April is International Caesarean Awareness Month. As a mother of four and three-time C-section mama, I wanted to share my experiences. I often felt incomplete because of my Caesarean birth experiences. Here is my story of learning and growing and pushing for my own vaginal birth after Caesarean.
- 2003. My first baby was in distress. I was pre-eclamptic, I agreed to labour induction a week early because of high blood pressure, not knowing interfering in the natural process can greatly increase my odds of having a C-section. I was unaware of my options or rights and seeing that little heart rate dipping dangerously was enough for me to be more than ok with a quick unexpected C-section. Recovery was horrific. I mean, every Caesarean is, and mine wasn’t exceptionally bad. It’s just that when you have every abdominal muscle sliced through, things hurt deeply and for a long time. I struggled to bond with him and was diagnosed with postpartum depression when he was ten months old. I had great difficulty breastfeeding and gave up after two weeks of us both screaming/sobbing through every feeding. I had not prepared myself for a C-section, and with the added failure to breastfeed, I felt like I had failed the motherhood test.
- 2005. Baby number two was born just over two years later, a scheduled Caesarean because “once a C-section, always a C-section” and I didn’t know any different. Having a scheduled C-section was so much better than an emergency, though. We could arrange childcare for our toddler; I was physically and mentally prepared, and I was familiar with the hospital. Everything went well. The hospital staff were exceptional. I healed well, and he thrived, so we went home after 4-5 days just like the first one. I was able to breastfeed him successfully for 3 months and bonded with him despite 7 months of colic.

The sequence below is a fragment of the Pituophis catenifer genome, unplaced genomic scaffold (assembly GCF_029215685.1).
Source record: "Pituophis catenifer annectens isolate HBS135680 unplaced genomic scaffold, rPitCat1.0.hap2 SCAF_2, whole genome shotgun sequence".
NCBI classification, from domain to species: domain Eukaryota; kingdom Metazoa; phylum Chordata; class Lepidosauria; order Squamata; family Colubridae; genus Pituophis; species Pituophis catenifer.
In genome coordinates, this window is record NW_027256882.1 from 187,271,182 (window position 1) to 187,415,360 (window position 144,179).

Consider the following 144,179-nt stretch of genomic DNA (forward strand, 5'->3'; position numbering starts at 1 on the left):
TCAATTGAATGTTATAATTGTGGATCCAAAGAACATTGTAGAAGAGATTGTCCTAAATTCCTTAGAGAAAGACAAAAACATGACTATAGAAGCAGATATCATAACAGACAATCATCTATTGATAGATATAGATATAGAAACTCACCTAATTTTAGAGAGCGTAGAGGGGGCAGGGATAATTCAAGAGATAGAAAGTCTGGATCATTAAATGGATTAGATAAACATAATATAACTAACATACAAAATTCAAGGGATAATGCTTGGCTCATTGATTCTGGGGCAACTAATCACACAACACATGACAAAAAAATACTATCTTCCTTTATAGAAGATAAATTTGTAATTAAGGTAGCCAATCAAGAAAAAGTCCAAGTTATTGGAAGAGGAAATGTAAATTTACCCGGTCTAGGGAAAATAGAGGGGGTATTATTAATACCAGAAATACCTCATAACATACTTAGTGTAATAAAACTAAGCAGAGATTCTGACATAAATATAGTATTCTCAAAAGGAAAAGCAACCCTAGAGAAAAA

- 2010. Our third boy was due 4.5 years later, and by this point I had done some research, learning that it was possible to have a healthy VBAC (vaginal birth after Caesarean) as long as I didn’t have other high-risk factors. I researched for months, then hired a gentle and supportive doula Carmen ( @sugarandspa on Instagram), who’d had 2 C-sections and 2 VBACs herself, the last one a surrogacy! By the time I got to 30+ weeks, my doctor told me there was no way she would do a VBAC, and I was devastated. I didn’t know that I could fight for it, and I didn’t have it in me to search for a new doctor at that point. I wrote up a birth plan with a few requests that would allow me to be a little more involved and they complied as well as they could. I could do skin-to-skin and breastfeed him right away. We successfully and happily breastfed until he weaned himself at 11 months.
While both experiences were entirely positive and healthy, I still felt less of a mother for not having experienced a vaginal birth. There was a rite of passage I had skipped, and I didn’t feel complete. You can look on and read this and say, “Oh, you know that’s not true! You’re a mother in every single way that counts.” And yes, obviously. But it’s so common for a mom who’s had C-sections to feel this way. Especially if they weren’t expected.